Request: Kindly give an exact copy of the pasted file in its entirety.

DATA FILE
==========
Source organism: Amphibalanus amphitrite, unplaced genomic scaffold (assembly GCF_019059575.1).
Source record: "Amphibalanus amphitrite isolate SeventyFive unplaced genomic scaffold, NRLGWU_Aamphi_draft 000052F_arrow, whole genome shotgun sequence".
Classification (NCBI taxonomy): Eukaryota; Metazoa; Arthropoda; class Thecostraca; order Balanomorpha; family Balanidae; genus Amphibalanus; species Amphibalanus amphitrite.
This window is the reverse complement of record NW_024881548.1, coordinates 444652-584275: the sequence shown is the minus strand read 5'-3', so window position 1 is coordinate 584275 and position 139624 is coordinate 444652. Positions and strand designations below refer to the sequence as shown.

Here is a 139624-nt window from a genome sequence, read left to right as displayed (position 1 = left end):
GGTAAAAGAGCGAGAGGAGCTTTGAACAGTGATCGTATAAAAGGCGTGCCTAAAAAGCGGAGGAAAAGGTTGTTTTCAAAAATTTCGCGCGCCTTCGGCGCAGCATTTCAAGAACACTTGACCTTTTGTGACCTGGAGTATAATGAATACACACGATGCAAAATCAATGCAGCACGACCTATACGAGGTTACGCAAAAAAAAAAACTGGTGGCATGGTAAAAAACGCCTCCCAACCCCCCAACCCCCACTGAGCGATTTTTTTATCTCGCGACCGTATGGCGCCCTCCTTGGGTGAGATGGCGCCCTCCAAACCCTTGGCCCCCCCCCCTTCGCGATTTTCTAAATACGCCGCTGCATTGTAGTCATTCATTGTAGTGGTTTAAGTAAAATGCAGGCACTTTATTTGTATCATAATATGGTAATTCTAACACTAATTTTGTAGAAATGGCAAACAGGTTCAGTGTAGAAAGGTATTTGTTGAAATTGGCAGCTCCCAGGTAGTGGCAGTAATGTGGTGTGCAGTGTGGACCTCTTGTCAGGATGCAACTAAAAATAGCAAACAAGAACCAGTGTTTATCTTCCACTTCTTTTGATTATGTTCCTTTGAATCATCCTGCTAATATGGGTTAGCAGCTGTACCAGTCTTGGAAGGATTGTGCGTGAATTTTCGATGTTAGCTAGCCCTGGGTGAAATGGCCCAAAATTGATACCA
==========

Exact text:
Source organism: Amphibalanus amphitrite, unplaced genomic scaffold (assembly GCF_019059575.1).
Source record: "Amphibalanus amphitrite isolate SeventyFive unplaced genomic scaffold, NRLGWU_Aamphi_draft 000052F_arrow, whole genome shotgun sequence".
Classification (NCBI taxonomy): Eukaryota; Metazoa; Arthropoda; class Thecostraca; order Balanomorpha; family Balanidae; genus Amphibalanus; species Amphibalanus amphitrite.
This window is the reverse complement of record NW_024881548.1, coordinates 444652-584275: the sequence shown is the minus strand read 5'-3', so window position 1 is coordinate 584275 and position 139624 is coordinate 444652. Positions and strand designations below refer to the sequence as shown.

Here is a 139624-nt window from a genome sequence, read left to right as displayed (position 1 = left end):
GGTAAAAGAGCGAGAGGAGCTTTGAACAGTGATCGTATAAAAGGCGTGCCTAAAAAGCGGAGGAAAAGGTTGTTTTCAAAAATTTCGCGCGCCTTCGGCGCAGCATTTCAAGAACACTTGACCTTTTGTGACCTGGAGTATAATGAATACACACGATGCAAAATCAATGCAGCACGACCTATACGAGGTTACGCAAAAAAAAAAACTGGTGGCATGGTAAAAAACGCCTCCCAACCCCCCAACCCCCACTGAGCGATTTTTTTATCTCGCGACCGTATGGCGCCCTCCTTGGGTGAGATGGCGCCCTCCAAACCCTTGGCCCCCCCCCCTTCGCGATTTTCTAAATACGCCGCTGCATTGTAGTCATTCATTGTAGTGGTTTAAGTAAAATGCAGGCACTTTATTTGTATCATAATATGGTAATTCTAACACTAATTTTGTAGAAATGGCAAACAGGTTCAGTGTAGAAAGGTATTTGTTGAAATTGGCAGCTCCCAGGTAGTGGCAGTAATGTGGTGTGCAGTGTGGACCTCTTGTCAGGATGCAACTAAAAATAGCAAACAAGAACCAGTGTTTATCTTCCACTTCTTTTGATTATGTTCCTTTGAATCATCCTGCTAATATGGGTTAGCAGCTGTACCAGTCTTGGAAGGATTGTGCGTGAATTTTCGATGTTAGCTAGCCCTGGGTGAAATGGCCCAAAATTGATACCA